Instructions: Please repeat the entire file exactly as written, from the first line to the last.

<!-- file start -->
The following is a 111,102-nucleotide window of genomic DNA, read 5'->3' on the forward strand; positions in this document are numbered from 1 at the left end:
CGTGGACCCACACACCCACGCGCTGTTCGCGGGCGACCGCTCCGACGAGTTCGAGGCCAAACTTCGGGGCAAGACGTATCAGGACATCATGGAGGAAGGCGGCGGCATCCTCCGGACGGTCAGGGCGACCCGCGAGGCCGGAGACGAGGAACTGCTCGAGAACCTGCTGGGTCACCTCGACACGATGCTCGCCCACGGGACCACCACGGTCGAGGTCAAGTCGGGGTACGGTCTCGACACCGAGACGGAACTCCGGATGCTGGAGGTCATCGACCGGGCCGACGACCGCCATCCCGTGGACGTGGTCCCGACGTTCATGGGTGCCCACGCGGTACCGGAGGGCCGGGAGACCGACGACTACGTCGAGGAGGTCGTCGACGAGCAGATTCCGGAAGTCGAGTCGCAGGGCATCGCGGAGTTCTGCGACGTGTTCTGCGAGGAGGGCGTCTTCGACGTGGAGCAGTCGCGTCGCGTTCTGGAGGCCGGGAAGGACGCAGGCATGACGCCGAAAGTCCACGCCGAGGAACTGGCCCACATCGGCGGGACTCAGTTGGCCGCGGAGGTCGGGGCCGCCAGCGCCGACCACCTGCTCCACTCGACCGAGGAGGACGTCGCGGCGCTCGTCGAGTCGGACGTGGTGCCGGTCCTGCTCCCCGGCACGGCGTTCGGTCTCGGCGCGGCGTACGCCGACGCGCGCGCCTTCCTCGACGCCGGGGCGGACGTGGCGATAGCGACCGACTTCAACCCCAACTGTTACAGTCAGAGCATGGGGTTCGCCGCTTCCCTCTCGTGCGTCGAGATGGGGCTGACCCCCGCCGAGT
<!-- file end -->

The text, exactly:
The following is a 111,102-nucleotide window of genomic DNA, read 5'->3' on the forward strand; positions in this document are numbered from 1 at the left end:
CGTGGACCCACACACCCACGCGCTGTTCGCGGGCGACCGCTCCGACGAGTTCGAGGCCAAACTTCGGGGCAAGACGTATCAGGACATCATGGAGGAAGGCGGCGGCATCCTCCGGACGGTCAGGGCGACCCGCGAGGCCGGAGACGAGGAACTGCTCGAGAACCTGCTGGGTCACCTCGACACGATGCTCGCCCACGGGACCACCACGGTCGAGGTCAAGTCGGGGTACGGTCTCGACACCGAGACGGAACTCCGGATGCTGGAGGTCATCGACCGGGCCGACGACCGCCATCCCGTGGACGTGGTCCCGACGTTCATGGGTGCCCACGCGGTACCGGAGGGCCGGGAGACCGACGACTACGTCGAGGAGGTCGTCGACGAGCAGATTCCGGAAGTCGAGTCGCAGGGCATCGCGGAGTTCTGCGACGTGTTCTGCGAGGAGGGCGTCTTCGACGTGGAGCAGTCGCGTCGCGTTCTGGAGGCCGGGAAGGACGCAGGCATGACGCCGAAAGTCCACGCCGAGGAACTGGCCCACATCGGCGGGACTCAGTTGGCCGCGGAGGTCGGGGCCGCCAGCGCCGACCACCTGCTCCACTCGACCGAGGAGGACGTCGCGGCGCTCGTCGAGTCGGACGTGGTGCCGGTCCTGCTCCCCGGCACGGCGTTCGGTCTCGGCGCGGCGTACGCCGACGCGCGCGCCTTCCTCGACGCCGGGGCGGACGTGGCGATAGCGACCGACTTCAACCCCAACTGTTACAGTCAGAGCATGGGGTTCGCCGCTTCCCTCTCGTGCGTCGAGATGGGGCTGACCCCCGCCGAGT